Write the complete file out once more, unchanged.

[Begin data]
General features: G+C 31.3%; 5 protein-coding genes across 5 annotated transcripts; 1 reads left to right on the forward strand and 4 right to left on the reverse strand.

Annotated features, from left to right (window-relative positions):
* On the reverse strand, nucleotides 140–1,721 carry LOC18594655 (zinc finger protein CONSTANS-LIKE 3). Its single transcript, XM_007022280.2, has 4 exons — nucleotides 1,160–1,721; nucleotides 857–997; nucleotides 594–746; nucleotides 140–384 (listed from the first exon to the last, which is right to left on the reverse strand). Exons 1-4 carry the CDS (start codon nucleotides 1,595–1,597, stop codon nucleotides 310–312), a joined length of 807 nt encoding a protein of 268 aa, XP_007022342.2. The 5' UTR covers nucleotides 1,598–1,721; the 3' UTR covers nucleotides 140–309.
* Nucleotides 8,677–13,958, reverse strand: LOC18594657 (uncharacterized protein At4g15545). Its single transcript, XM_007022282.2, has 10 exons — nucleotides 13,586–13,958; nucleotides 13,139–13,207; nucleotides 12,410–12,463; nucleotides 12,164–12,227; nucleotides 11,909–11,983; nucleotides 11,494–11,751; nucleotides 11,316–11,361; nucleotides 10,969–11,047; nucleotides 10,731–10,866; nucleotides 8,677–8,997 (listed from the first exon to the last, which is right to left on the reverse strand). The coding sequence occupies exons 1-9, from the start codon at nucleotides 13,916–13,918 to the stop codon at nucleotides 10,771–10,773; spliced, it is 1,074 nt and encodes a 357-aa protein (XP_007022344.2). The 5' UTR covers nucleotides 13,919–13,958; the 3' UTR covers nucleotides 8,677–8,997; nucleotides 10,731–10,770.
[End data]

General features: G+C 31.3%; 5 protein-coding genes across 5 annotated transcripts; 1 reads left to right on the forward strand and 4 right to left on the reverse strand.

Annotated features, from left to right (window-relative positions):
* On the reverse strand, nucleotides 140–1,721 carry LOC18594655 (zinc finger protein CONSTANS-LIKE 3). Its single transcript, XM_007022280.2, has 4 exons — nucleotides 1,160–1,721; nucleotides 857–997; nucleotides 594–746; nucleotides 140–384 (listed from the first exon to the last, which is right to left on the reverse strand). Exons 1-4 carry the CDS (start codon nucleotides 1,595–1,597, stop codon nucleotides 310–312), a joined length of 807 nt encoding a protein of 268 aa, XP_007022342.2. The 5' UTR covers nucleotides 1,598–1,721; the 3' UTR covers nucleotides 140–309.
* Nucleotides 8,677–13,958, reverse strand: LOC18594657 (uncharacterized protein At4g15545). Its single transcript, XM_007022282.2, has 10 exons — nucleotides 13,586–13,958; nucleotides 13,139–13,207; nucleotides 12,410–12,463; nucleotides 12,164–12,227; nucleotides 11,909–11,983; nucleotides 11,494–11,751; nucleotides 11,316–11,361; nucleotides 10,969–11,047; nucleotides 10,731–10,866; nucleotides 8,677–8,997 (listed from the first exon to the last, which is right to left on the reverse strand). The coding sequence occupies exons 1-9, from the start codon at nucleotides 13,916–13,918 to the stop codon at nucleotides 10,771–10,773; spliced, it is 1,074 nt and encodes a 357-aa protein (XP_007022344.2). The 5' UTR covers nucleotides 13,919–13,958; the 3' UTR covers nucleotides 8,677–8,997; nucleotides 10,731–10,770.